Nearly half of workers disappointed with their career progression

The data goes on to reveal that whilst individuals are blaming their slow progress on those around them, some have accepted that they have the power to bring about change.
According to the survey, some employees believe that they have been overlooked for promotion or a pay-rise in the last year because their employer doesn’t have the funds available to pay for them to progress.
Others go further, claiming that their boss is not fighting their corner enough.  However, 15 per cent of  respondents admit that they need to get more experience, and that they do not have the right training or qualifications to advance.
The survey highlights employees’ recognition that they need to do more to get ahead in their careers, with nearly half saying that working overtime on a regular basis, or taking on additional responsibility for no extra money and studying in their spare time for a professional qualification. However, just 3 per cent admit they would claim a colleagues’ work as their own.
However, despite the fact that nearly a third of those surveyed believe that a professional qualification helps an individual’s ability to lead people, teams and projects just 4 per cent of those surveyed are currently studying for a professional qualification and only just about 10 per cent plan to do so “in the near future”.
Narinder Uppal, director of the Awarding Body at CMI said of the findings: “It’s clear that we all recognise the importance of professional qualifications in our career development – but at the same time, it’s disappointing that more people aren’t helping themselves.
It’s too easy to blame others for your own lack of progress, but in a time of tighter budgets and increasing competitiveness in the job market, those people that are prepared to make an effort to improve their skills will be the ones that employers turn to first.”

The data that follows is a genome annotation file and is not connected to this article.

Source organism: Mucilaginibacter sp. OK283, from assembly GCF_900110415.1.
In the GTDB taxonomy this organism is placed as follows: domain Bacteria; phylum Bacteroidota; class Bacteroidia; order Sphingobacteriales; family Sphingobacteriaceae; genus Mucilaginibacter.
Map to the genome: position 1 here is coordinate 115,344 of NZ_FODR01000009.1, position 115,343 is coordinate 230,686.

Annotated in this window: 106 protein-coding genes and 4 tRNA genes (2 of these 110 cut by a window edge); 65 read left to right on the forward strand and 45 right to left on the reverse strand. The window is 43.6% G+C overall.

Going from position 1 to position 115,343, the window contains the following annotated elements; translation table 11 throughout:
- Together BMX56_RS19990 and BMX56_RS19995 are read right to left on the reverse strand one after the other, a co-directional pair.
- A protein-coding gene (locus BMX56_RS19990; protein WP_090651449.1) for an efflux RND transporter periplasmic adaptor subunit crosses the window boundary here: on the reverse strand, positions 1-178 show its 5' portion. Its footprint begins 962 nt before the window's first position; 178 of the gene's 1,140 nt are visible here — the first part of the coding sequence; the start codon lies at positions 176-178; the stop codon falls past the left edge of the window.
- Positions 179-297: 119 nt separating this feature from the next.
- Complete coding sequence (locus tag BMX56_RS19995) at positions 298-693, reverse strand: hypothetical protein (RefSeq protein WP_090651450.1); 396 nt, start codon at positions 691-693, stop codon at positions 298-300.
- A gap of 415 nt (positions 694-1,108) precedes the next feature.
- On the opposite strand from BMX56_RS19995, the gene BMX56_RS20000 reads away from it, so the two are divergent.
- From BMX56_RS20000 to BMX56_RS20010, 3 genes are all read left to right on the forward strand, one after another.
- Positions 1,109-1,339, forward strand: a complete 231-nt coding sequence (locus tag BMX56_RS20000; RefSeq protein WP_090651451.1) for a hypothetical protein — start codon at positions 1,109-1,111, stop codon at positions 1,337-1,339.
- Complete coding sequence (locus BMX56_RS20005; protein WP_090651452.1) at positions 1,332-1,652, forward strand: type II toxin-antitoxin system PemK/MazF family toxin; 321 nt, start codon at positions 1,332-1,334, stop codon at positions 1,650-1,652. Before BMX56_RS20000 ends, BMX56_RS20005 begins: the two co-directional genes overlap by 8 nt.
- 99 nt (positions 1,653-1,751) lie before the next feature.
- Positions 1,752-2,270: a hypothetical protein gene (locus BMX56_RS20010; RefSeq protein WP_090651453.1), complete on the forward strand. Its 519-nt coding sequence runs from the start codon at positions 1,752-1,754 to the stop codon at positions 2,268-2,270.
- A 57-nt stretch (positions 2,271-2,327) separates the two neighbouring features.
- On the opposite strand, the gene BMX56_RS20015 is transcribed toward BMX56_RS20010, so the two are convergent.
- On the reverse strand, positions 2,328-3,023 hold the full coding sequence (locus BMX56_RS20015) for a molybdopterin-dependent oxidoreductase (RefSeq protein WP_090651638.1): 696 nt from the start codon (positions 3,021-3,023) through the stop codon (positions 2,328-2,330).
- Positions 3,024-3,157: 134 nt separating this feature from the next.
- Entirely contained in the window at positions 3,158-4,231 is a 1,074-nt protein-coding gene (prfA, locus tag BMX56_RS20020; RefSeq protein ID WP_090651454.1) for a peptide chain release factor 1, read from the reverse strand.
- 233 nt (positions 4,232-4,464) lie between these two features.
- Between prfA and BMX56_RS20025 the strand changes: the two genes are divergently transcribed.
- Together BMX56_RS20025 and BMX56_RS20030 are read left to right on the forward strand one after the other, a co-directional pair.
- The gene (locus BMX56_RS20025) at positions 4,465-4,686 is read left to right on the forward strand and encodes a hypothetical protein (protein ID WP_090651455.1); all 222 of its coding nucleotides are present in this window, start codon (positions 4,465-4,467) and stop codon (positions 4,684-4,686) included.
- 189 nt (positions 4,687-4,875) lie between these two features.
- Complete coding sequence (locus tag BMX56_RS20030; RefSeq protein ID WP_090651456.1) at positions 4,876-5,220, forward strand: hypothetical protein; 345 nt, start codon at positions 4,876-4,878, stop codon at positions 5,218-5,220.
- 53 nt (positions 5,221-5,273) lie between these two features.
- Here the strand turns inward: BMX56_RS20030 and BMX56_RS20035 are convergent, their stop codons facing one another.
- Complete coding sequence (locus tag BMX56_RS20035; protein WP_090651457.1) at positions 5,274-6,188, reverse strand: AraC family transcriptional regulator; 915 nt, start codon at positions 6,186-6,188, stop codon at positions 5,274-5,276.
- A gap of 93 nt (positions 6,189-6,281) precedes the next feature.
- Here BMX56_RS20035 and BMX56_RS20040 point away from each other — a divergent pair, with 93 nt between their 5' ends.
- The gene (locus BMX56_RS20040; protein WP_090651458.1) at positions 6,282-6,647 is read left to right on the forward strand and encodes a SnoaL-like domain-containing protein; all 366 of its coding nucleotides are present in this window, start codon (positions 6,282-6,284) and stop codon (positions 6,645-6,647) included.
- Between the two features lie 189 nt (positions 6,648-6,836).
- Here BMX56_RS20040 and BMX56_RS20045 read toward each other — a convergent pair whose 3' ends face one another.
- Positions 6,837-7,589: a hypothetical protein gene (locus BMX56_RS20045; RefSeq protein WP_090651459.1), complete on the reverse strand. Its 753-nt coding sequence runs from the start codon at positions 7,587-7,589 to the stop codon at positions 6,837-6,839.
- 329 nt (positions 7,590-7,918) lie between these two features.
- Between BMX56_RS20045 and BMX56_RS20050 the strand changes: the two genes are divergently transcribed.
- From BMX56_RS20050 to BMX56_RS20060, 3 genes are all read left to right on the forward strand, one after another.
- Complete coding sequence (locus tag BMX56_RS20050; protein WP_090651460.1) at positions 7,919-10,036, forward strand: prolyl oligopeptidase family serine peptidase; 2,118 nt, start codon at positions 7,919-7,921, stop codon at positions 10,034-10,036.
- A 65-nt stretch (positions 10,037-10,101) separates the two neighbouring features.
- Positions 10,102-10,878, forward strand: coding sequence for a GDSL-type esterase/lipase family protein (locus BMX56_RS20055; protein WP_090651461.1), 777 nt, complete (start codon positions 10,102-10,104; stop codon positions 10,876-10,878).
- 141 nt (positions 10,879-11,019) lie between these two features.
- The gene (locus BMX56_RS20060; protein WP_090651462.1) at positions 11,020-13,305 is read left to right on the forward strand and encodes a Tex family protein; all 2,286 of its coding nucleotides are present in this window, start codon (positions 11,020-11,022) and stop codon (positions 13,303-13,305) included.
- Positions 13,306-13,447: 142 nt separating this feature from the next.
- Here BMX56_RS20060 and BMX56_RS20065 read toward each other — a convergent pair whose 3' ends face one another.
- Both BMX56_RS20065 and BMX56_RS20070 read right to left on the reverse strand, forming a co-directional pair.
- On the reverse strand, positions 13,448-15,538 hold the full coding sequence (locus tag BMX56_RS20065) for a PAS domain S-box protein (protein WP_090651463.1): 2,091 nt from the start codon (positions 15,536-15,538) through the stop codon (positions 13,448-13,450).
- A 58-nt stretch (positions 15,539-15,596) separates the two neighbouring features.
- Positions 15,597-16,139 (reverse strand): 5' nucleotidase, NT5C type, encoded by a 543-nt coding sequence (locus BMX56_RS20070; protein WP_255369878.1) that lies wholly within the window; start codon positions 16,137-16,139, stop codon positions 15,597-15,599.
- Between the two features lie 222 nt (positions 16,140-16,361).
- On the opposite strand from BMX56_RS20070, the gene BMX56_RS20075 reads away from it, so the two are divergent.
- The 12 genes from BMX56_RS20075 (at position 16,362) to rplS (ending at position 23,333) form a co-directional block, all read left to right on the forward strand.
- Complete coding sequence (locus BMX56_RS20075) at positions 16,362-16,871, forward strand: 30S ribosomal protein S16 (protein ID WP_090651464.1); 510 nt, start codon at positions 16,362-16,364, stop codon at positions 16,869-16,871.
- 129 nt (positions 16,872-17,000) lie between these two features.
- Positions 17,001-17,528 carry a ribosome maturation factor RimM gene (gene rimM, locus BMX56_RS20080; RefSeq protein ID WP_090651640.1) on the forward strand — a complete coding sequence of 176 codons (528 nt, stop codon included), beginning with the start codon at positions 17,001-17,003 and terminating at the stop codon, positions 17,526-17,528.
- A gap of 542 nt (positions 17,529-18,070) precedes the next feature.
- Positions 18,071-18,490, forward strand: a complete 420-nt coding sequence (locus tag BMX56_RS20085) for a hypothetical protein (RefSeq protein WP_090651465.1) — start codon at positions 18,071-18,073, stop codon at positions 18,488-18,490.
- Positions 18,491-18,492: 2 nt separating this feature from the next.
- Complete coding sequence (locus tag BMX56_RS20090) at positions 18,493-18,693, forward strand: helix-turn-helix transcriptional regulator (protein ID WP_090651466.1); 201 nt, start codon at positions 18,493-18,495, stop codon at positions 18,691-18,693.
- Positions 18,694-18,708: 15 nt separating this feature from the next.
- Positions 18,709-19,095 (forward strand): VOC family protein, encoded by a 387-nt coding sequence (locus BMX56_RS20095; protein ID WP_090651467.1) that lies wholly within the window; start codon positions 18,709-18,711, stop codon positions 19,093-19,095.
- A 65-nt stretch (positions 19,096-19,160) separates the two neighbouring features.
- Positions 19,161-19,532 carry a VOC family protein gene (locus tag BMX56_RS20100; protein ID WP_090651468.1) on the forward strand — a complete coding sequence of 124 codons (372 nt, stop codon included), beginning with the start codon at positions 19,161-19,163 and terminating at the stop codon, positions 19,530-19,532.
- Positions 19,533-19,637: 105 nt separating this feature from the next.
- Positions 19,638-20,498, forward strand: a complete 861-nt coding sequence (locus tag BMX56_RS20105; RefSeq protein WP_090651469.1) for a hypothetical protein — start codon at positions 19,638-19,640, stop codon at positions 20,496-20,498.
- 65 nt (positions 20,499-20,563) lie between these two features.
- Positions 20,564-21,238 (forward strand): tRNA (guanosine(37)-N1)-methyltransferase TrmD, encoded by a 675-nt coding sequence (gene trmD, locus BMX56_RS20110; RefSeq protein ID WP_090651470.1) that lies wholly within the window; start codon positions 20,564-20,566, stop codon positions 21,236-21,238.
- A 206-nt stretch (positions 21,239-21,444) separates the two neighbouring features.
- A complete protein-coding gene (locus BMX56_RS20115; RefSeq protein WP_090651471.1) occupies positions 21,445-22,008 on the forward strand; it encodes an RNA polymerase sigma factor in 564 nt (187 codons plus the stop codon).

These findings come in the wake of analysis revealing that the estimated lifetime economic benefit associated with holding professional qualifications amounts to £81,000, a figure which compares favourably to the cost of undertaking a degree-level equivalent qualification in management and leadership.
This survey also shows that each week the UK’s employees are spending an average of five hours watching television, four hours shopping online or using social media, and two hours playing computer games – yet completing a degree equivalent qualification in management and leadership would only amount to three hours a week of study throughout the year.
Philippa Williamson, chief executive at the Serious Fraud Office and CMI Companion added: “Good managers need to be a bit like a sponge. They absorb issues, distil and contextualise them to try and keep external pressure at a distance from staff focused on delivery.
But their skills have to remain current – how a leader dealt with something five years ago may no longer be applicable in today’s working environment, and people who are responsible for the development of others must bear this in mind, first taking responsibility for themselves.
“I like qualifications because they demonstrate personal commitment. Although I work with lots of professionals, very few of them have been adequately prepared for the management and leadership challenges they face.
Don’t assume people always understand the risks they are taking. That, however, isn’t an excuse to let them run wild. It’s a reason to ensure your employees are clued up and qualified to do the jobs you ask of them.”